New York CIty Council Member Ben Kallos

Katie Honan

Wall Street Journal Investigation of New York City Shelter Operator Grows by Katie Honan

Investigation of New York City Shelter Operator Grows

Mr. Medina is the former CEO of Puerto Rican Organization to Motivate, Enlighten and Serve Addicts, a nonprofit affiliate of Acacia. Neither he nor Distinctive Maintenance’s management team could be reached for comment.

After the city launched its initial investigation, City Councilman Ben Kallos, a Democrat who represents parts of Manhattan, called for a hearing on nonprofit city contractors.

He said the city should not have to worry about “self-dealing,” especially with funding for the city’s neediest. The hearing hasn’t yet been scheduled.

Wall Street Journal Councilman Calls for Hearing on Nonprofit Contractors and Their Business Ties by Katie Honan

Councilman Calls for Hearing on Nonprofit Contractors and Their Business Ties

A New York City councilman is calling for a hearing to look at nonprofit city contractors after officials opened an investigation into the allegedly undisclosed business ties that a top homeless shelter provider has with a security firm.

The Wall Street Journal reported Thursday that the city’s Department of Investigation had opened a probe into the relationship between Acacia Network Housing Inc., a nonprofit homeless services provider, and SERA Security Services LLC. SERA was founded by the Acacia’s CEO, Raul Russi.

Since 2010, Acacia has received more than $1 billion in contracts from the city’s Department of Homeless Services to operate shelters. The nonprofit paid more than $12 million to SERA in 2017 for the firm to provide security services at some of Acacia’s shelters, according to the nonprofit’s most recent federal tax filing.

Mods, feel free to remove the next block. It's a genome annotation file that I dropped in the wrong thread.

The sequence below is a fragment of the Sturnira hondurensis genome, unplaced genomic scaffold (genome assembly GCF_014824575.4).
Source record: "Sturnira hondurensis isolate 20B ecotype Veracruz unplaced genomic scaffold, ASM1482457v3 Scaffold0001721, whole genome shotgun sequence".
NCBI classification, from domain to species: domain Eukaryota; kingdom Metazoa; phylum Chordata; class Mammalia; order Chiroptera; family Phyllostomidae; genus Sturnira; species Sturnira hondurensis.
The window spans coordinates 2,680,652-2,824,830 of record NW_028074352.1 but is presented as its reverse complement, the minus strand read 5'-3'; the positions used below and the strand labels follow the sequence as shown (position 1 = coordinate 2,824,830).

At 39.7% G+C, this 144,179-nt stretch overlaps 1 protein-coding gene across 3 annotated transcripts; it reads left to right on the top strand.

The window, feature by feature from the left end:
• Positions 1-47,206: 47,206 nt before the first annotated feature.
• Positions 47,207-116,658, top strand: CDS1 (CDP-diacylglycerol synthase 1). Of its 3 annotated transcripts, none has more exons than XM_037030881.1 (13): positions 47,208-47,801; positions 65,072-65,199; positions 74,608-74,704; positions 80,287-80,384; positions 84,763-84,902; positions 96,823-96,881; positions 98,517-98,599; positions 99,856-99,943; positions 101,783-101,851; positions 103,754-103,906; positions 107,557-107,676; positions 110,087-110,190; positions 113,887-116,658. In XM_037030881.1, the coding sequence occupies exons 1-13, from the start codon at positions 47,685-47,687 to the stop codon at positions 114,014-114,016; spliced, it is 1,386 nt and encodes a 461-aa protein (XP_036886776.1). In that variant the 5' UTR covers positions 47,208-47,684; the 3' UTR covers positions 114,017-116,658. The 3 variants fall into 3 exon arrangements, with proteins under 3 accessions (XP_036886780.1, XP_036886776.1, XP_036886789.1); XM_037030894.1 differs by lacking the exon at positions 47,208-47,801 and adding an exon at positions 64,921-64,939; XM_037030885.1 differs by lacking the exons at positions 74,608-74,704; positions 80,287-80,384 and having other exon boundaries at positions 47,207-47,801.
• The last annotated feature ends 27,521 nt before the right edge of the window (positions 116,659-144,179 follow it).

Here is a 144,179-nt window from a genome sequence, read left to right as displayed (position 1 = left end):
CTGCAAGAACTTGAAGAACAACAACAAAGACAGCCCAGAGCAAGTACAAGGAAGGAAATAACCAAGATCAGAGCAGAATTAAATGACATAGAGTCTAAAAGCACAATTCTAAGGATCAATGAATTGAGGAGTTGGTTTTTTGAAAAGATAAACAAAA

Wall Street Journal NYC Initiatives Seek to Curb Campaign Contributions and Board Term Limits by Katie Honon

NYC Initiatives Seek to Curb Campaign Contributions and Board Term Limits

But others see an opportunity for reform at every level if the provisions pass.

City Councilman Ben Kallos, a Democrat who represents the Upper East Side of Manhattan, has pushed for campaign-finance reform since he ran for office in 2013.

“I really think that the system has too much big money into it,” he said. He hopes the changes will increase participation, particularly with first-time candidates.

“It is not humanly possible for someone to run for mayor on small dollars,” he said. “And with this change, it is.”